Insect pest management in sunflowers

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On this page:Establishment pests

Post-establishment pests

Introduction

Sunflowers are attacked by a number of insect pests at various stages of crop development. Most pests are not specific to sunflowers and originate from other crops, weed hosts or plant residues in the soil.

Several species of soil-dwelling insects attack seeds and seedlings of sunflowers, causing thinning or complete destruction of plant stands. Sunflowers are more susceptible to seedling damage than other field crops because damaged sunflower seedlings lack the capacity to regrow or tiller. Seedlings are most vulnerable to damage:

  • before they develop three to four ´true´ leaves
  • during periods of moisture stress 
  • when other factors such as low soil temperature or soil compaction limit plant growth.

Once sunflowers have established, a number of other pests can attack the crop. Of these only the Rutherglen bug and helicoverpa are considered serious and require monitoring.

Establishment pests

False wireworms

Striate false wireworm (Pterohelaeus alternatus), Eastern false wireworm (Pterohelaeus darlingensis), Southern false wireworm (Gonocephalum macleayi)

Damage

  • both adults and larvae attack sunflower
  • larvae feed on decaying vegetable and crop residues in the soil
  • they also feed on newly germinating seed and the growing points of seedlings which results in patchy stands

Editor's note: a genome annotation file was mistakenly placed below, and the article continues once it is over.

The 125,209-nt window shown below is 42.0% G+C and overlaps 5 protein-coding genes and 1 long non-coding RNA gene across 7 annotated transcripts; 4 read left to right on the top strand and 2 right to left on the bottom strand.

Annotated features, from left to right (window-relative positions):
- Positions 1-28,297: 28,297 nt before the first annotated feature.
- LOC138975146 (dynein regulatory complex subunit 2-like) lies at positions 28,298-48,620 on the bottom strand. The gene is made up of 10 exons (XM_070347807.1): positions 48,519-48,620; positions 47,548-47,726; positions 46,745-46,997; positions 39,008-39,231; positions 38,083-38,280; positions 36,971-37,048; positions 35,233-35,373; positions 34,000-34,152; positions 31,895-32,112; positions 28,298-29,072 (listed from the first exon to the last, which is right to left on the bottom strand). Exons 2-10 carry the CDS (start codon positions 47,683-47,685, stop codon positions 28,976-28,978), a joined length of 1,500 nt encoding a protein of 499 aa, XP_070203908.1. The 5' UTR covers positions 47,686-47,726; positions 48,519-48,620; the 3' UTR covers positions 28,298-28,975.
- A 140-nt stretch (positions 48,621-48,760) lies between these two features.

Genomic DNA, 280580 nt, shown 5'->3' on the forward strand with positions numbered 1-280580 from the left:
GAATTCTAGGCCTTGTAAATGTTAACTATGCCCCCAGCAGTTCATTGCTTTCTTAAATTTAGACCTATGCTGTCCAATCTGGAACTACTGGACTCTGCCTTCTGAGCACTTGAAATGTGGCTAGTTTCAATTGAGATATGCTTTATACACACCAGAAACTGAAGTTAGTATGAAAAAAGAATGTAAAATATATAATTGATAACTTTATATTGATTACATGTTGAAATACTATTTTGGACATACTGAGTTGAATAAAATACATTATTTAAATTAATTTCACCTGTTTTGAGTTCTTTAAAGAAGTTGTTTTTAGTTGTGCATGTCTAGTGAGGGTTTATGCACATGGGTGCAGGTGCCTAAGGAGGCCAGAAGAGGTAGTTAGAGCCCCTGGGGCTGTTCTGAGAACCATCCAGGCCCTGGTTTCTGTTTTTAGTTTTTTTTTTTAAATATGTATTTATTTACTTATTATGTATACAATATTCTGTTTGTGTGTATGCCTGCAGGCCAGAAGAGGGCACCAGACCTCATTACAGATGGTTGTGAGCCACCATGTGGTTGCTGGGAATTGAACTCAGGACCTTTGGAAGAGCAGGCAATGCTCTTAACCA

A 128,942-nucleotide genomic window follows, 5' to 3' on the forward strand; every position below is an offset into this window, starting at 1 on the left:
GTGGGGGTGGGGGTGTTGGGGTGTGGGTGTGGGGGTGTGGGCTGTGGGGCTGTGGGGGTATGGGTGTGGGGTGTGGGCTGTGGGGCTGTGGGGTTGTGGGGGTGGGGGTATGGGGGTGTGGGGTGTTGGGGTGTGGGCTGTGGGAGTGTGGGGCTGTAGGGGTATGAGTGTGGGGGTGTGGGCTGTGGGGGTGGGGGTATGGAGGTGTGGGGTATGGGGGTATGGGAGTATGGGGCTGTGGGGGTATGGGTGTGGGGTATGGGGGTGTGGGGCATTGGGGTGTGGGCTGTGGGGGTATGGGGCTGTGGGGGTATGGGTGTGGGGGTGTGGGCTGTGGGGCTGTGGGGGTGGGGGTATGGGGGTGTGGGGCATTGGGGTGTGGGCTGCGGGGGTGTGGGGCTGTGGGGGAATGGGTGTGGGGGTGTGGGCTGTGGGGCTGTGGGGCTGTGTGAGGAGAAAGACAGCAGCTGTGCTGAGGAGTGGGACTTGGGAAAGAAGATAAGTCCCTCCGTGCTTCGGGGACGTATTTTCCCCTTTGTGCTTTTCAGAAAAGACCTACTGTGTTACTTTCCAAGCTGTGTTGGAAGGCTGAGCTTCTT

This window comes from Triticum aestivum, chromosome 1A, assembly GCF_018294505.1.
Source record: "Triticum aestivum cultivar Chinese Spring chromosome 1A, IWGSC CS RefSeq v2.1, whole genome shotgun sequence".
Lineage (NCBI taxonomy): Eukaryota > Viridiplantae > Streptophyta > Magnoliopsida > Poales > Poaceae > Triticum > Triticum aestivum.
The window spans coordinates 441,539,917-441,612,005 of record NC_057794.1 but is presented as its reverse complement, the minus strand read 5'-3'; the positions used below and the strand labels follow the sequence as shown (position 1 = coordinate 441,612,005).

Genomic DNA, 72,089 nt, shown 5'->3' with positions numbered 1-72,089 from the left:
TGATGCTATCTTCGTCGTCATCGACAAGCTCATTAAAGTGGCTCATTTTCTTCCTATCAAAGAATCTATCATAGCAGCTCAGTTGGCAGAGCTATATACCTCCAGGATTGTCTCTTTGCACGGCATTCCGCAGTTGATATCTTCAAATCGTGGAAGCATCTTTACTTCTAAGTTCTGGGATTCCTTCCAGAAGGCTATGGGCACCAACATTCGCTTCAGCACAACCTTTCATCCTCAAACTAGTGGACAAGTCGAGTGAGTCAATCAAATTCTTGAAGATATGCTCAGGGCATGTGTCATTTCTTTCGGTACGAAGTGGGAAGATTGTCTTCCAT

• damage is most common in early-planted crops where crop residue has become scarce
  • during summer, adults may damage young plants by surface feeding or cutting of the plant at or near soil level
  • damage by both larvae and adults may necessitate replanting.

Larvae are more damaging in southern Queensland whereas adults are the most damaging stage in central and northern districts.

Risk period

The risk from adults is highest in summer. For larvae the risk is highest for early (September-October) planted crops. Damage may occur if early plant growth is slowed by cool, damp weather allowing larvae to remain in the moist root zone. As soil dries they retreat below the root zone. However, if crops are grown into dry seedbeds, damage may be significant.

Monitoring and thresholds

  • Detection can be difficult - either hand sift 10 soil samples (30 x 30 cm) or place 10 germinating seed baits (GSB) monitoring for soil-dwelling insects throughout the paddock. See How to monitor for and identify soil insects .
  • One larvae per sample warrants control.

Management

High mortality of false wireworms can be caused by cool, wet weather from autumn to spring.

False wireworm beetles are more damaging to sunflower seedlings where stubble is buried by cultivation than in crops that are directly drilled into the surface retained stubble. This is because the surface feeding beetles remain feeding on the stubble and not the crop.

  • Prepare ground for even and rapid germination.